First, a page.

Certainly all of my life, at least from grammar school through today, I have had moments when I turned to see a child trying to imitate my walk. It was always disconcerting, and of late, just a little surprising, as when you realize toilet paper is stuck to your shoe and trailing along behind. When I matured, I could finally smile at the pantomime, and think, “Do I really walk like that??!” and assess the imitation for accuracy instead of its potentially pointed accusation: “You walk weird.” And those occasions have given me many opportunities to tell children the reason I walk like this, even when their parents were grabbing their arms and telling them, “Stop it! That girl (or woman) is crippled! Don’t make fun of her!”
That is actually always worse for me than what the kid is doing. Sometimes the mom apologizes with embarrassment (always a tinge of “sorry you are disabled”) and sometimes she just scurries her kid away, too embarrassed to look at me. It’s actually more painful to hear someone say, “That woman is crippled” than it is to see a child imitate me. I’m not sure why. Maybe it’s the third person referral. I prefer the eye contact moms, because then I can say, “It’s OK. Happens all the time with children; they don’t know what is wrong and are just experimenting. Don’t worry about it.”
I used to tell little kids I had a disease “when I was about your age, that caused my leg not to grow. One of my legs is small and short.” I’d do this especially if they asked (which again mothers will often try to stifle, but, I think it’s healthy for a child to show curiosity about differences). A couple of decades ago, I realized that my explanation scared small children, to think that they could get a disease that would deform them as it had me. So I simplified my explanation to “One of my legs is shorter than the other.” If the why’s ensued and we came to my having polio, I would always throw in, “But YOU won’t get polio, because you have had your vaccinations. They didn’t have vaccinations when I was a little girl.” Leave them to talk to their moms about vaccinations if they have not had them.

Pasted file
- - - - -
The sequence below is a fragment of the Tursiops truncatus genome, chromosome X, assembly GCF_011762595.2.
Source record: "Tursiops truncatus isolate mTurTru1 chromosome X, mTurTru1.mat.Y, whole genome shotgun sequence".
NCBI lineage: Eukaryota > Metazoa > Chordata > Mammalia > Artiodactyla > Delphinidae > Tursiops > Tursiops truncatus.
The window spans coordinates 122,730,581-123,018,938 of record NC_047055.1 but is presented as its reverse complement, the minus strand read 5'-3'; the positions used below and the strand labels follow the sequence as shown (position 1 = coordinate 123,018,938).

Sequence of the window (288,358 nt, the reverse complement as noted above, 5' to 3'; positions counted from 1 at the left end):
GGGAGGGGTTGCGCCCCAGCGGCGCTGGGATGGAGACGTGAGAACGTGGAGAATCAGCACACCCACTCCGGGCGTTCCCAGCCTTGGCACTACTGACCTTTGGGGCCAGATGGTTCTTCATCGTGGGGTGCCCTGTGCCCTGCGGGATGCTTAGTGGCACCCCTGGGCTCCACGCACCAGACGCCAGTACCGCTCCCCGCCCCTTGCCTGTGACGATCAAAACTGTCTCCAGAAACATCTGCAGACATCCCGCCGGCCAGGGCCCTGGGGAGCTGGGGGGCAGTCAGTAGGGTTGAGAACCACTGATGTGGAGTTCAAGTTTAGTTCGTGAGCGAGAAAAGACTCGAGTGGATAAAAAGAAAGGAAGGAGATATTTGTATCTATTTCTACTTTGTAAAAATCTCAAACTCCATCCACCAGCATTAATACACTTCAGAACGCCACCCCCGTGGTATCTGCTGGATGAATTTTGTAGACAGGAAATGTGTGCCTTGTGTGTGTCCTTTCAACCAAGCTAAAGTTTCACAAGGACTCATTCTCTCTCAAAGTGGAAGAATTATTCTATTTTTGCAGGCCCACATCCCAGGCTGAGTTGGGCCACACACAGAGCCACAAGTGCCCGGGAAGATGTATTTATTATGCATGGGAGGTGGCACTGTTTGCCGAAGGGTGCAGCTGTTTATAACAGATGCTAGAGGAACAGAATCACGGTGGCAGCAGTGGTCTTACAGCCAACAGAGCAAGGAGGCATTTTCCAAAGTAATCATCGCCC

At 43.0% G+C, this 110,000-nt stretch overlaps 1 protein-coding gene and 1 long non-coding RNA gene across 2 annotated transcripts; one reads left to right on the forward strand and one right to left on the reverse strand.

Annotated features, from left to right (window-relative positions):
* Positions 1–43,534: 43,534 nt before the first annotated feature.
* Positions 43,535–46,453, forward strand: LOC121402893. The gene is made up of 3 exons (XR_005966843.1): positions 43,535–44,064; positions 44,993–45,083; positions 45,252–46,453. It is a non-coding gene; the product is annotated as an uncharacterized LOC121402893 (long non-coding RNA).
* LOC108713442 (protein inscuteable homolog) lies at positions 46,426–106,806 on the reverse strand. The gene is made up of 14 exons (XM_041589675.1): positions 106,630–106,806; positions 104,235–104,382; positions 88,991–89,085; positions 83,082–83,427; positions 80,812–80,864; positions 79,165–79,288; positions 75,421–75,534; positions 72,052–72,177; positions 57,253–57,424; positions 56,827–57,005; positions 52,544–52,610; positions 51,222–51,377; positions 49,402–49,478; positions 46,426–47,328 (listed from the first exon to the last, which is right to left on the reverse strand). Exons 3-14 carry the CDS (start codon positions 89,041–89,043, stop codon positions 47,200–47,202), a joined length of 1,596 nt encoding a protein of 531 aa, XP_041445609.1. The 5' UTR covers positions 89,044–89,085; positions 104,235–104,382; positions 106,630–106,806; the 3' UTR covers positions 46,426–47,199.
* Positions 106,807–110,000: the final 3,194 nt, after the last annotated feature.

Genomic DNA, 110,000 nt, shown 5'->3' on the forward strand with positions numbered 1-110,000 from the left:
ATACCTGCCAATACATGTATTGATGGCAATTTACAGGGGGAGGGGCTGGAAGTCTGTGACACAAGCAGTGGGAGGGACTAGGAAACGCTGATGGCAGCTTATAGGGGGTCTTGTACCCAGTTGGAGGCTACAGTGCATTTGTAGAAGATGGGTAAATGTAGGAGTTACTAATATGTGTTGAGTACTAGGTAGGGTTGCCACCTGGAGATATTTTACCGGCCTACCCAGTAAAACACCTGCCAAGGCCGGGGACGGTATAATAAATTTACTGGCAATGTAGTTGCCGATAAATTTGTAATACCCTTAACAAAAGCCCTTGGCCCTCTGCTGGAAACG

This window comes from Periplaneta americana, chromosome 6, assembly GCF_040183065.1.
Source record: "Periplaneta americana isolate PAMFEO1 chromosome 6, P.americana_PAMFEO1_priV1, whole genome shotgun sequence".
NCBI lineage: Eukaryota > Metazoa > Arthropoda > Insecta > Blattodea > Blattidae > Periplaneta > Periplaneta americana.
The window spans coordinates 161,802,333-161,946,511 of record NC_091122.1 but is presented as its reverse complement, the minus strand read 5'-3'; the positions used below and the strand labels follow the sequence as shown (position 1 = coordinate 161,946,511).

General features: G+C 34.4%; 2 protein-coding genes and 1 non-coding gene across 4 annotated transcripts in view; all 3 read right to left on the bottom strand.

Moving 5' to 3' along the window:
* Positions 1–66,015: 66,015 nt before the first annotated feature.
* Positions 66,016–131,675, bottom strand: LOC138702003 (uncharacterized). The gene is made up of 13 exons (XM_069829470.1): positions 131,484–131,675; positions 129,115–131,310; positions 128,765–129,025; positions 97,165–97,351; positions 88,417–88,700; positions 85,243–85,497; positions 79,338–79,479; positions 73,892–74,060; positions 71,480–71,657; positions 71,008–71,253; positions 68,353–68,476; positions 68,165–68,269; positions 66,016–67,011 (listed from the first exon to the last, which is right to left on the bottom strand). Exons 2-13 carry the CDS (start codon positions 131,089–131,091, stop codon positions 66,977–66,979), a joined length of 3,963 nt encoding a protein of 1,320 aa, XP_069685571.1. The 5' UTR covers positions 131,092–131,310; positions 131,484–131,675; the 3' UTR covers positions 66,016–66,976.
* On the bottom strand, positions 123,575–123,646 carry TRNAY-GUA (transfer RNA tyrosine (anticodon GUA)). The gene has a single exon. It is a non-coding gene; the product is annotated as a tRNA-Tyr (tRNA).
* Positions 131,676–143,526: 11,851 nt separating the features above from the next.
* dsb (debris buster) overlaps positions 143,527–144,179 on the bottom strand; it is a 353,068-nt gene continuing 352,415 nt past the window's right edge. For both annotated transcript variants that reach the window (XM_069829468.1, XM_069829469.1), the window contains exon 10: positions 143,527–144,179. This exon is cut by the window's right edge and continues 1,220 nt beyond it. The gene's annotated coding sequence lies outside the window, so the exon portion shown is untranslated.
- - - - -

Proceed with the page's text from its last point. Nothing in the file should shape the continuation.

I’m walking along a sidewalk downtown somewhere and see my reflection, stunned to see that I am limping badly. And I want to just ignore it, and know that many others cannot. If I am alarmed to see it, and I have lived with it most of my life, what must go through their heads? What went through the head of the middle-aged man in an expensive sports car (and haircut) who stared at my polio foot that one day, without looking at my face, while I walked into the library? While I was waiting for eye contact? I felt like an anomaly, an object, not a human, when he did that.
We are human. We are curious. We have feelings. We make mistakes.